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A few weeks ago, I found myself standing in a public restroom on the brink of tears. We were in a library and Heath was the floor above me. I pulled my phone out of my back pocket to text him.
“Come downstairs please.”
I typed the words slowly, slid my phone into my pocket, and walked out the bathroom door. Our eyes met. As he descended the stairs, I saw visible worry in his face.
“What’s wrong, babe? What happened?”
“I tried to hang up my bag on the hook in the bathroom. And…and…my bag fell and I dropped my computer…”
I hope you aren’t laughing right now while you sit reading this on your flawless screen. Truly, I nearly cried.
My lovely, beautiful computer is a little broken. He works just fine, but he’s a little less beautiful. I suppose the cruel irony is that I had just taken off the case. (Just to top it off, later that day I knocked the case off a counter top and then stepped on it, effectively breaking that too).
My stomach sank to the depths. It’s the same feeling I had when I was five and I had time-out for the first and only time in my kindergarten career. I talked in line. I clearly broke the rules and Mrs. West gave me time-out. I disobeyed.
I felt horrible. I made a mistake. I failed.
And that punch to the gut feeling sunk into me as I opened my formerly flawless Mac computer to see a bent corner and cracked glass.
It ruined the rest of my day.
I could go on here and tell you how ashamed I felt because I got so upset over a silly possession. I could tell you how it taught to me to be less attached to my belongings, which feels ironic to say since most of my earthly possessions are in a closet in my parent’s house. I could tell you that physical treasures are worthless.
But those lessons are secondary to what I realized about myself. Last week I wrote about putting too much of my identity into what others think of me. Breaking my computer taught me just how much.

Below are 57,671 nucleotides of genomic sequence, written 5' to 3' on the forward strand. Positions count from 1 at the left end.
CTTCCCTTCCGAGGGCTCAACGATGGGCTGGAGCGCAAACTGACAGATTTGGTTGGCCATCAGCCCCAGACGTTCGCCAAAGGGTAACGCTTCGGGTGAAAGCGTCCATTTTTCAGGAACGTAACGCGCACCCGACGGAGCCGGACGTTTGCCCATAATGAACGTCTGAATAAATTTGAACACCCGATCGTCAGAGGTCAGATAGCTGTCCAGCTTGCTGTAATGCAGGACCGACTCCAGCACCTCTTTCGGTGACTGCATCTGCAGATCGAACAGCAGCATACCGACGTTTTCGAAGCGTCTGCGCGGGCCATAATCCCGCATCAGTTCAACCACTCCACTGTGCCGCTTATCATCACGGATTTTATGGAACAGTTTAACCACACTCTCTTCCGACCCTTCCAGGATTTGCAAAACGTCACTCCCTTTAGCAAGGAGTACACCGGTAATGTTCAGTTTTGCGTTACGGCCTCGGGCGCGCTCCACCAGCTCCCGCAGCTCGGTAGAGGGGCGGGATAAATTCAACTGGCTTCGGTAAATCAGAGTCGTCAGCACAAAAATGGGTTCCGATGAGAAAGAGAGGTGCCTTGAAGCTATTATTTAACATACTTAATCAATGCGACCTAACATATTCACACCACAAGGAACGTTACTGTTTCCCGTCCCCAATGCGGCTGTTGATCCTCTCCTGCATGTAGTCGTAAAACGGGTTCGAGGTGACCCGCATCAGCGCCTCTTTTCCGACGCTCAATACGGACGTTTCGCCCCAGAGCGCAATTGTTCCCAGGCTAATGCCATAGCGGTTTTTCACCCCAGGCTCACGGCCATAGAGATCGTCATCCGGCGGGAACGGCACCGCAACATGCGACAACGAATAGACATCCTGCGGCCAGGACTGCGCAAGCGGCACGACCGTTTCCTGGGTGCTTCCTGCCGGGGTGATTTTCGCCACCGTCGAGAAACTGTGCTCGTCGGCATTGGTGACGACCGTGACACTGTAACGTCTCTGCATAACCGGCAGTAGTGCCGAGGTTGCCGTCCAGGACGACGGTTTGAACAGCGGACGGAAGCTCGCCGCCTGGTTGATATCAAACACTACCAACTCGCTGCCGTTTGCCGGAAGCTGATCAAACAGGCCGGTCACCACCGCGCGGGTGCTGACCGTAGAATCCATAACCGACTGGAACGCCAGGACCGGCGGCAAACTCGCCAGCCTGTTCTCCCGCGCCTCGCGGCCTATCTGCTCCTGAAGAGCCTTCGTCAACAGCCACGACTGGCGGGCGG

I imagined sitting at my computer for the next couple years working in coffee shops, watching Netflix, attending meetings, and showing links to friends when I find something cool online. I imagined everyone locking their eyes on this cracked corner of my screen, seeing nothing but the flaw. Here’s what they would think:
How irresponsible is she?
She dropped her computer, how can she be trusted with xyz?
These are ridiculous thoughts. Right? It is just a computer afterall.
As my computer dropped to the floor with a horrendous, life-shattering clatter, all I could see were the small shards of glass lying on the keys and the slight fracture of my screen. I missed noticing that the rest of my computer remained resolute and perfectly intact. I missed seeing how this one crack did not affect the purpose of the computer.
I think all too often, this is how we view our lives. Even though we try to tweet our best thoughts and share the best pictures of us, we fear people will only see the small, indiscriminate flaw off in the corner. We assume people look past everything that is beautiful and shiny about us to focus on the failures.
I tried to take a photo of this broken corner of my computer, but guess what? My camera couldn’t focus on it. It’s too insignificant.
Our mistakes, like dropping our computer or talking in line when we’re five, are insignificant compared to our greatness.